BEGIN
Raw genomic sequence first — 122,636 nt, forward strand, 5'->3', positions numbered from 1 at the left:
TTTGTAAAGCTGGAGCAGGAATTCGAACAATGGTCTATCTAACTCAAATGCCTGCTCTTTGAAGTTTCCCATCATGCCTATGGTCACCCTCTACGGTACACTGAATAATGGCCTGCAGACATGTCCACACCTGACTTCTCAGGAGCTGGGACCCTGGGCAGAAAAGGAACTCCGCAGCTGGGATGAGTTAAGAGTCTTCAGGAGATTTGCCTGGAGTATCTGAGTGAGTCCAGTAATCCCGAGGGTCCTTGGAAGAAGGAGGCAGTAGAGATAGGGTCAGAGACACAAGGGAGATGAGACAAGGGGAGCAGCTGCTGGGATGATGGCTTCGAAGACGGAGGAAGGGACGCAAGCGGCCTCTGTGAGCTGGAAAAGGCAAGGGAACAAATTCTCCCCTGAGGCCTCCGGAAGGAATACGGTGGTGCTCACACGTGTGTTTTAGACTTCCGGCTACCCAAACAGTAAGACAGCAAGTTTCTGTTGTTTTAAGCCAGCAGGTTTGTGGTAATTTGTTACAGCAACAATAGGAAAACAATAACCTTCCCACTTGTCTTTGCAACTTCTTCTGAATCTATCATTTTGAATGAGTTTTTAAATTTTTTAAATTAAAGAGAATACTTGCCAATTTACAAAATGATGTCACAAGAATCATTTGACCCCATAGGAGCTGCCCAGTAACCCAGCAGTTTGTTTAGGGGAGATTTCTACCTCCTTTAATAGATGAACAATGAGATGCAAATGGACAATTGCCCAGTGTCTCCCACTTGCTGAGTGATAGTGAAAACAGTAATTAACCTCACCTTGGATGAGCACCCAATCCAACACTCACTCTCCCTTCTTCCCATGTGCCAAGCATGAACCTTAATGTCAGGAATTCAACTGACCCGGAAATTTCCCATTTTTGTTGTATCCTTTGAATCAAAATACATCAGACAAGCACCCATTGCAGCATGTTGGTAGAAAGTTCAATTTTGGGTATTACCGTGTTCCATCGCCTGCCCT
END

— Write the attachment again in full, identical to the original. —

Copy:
Raw genomic sequence first — 122,636 nt, forward strand, 5'->3', positions numbered from 1 at the left:
TTTGTAAAGCTGGAGCAGGAATTCGAACAATGGTCTATCTAACTCAAATGCCTGCTCTTTGAAGTTTCCCATCATGCCTATGGTCACCCTCTACGGTACACTGAATAATGGCCTGCAGACATGTCCACACCTGACTTCTCAGGAGCTGGGACCCTGGGCAGAAAAGGAACTCCGCAGCTGGGATGAGTTAAGAGTCTTCAGGAGATTTGCCTGGAGTATCTGAGTGAGTCCAGTAATCCCGAGGGTCCTTGGAAGAAGGAGGCAGTAGAGATAGGGTCAGAGACACAAGGGAGATGAGACAAGGGGAGCAGCTGCTGGGATGATGGCTTCGAAGACGGAGGAAGGGACGCAAGCGGCCTCTGTGAGCTGGAAAAGGCAAGGGAACAAATTCTCCCCTGAGGCCTCCGGAAGGAATACGGTGGTGCTCACACGTGTGTTTTAGACTTCCGGCTACCCAAACAGTAAGACAGCAAGTTTCTGTTGTTTTAAGCCAGCAGGTTTGTGGTAATTTGTTACAGCAACAATAGGAAAACAATAACCTTCCCACTTGTCTTTGCAACTTCTTCTGAATCTATCATTTTGAATGAGTTTTTAAATTTTTTAAATTAAAGAGAATACTTGCCAATTTACAAAATGATGTCACAAGAATCATTTGACCCCATAGGAGCTGCCCAGTAACCCAGCAGTTTGTTTAGGGGAGATTTCTACCTCCTTTAATAGATGAACAATGAGATGCAAATGGACAATTGCCCAGTGTCTCCCACTTGCTGAGTGATAGTGAAAACAGTAATTAACCTCACCTTGGATGAGCACCCAATCCAACACTCACTCTCCCTTCTTCCCATGTGCCAAGCATGAACCTTAATGTCAGGAATTCAACTGACCCGGAAATTTCCCATTTTTGTTGTATCCTTTGAATCAAAATACATCAGACAAGCACCCATTGCAGCATGTTGGTAGAAAGTTCAATTTTGGGTATTACCGTGTTCCATCGCCTGCCCT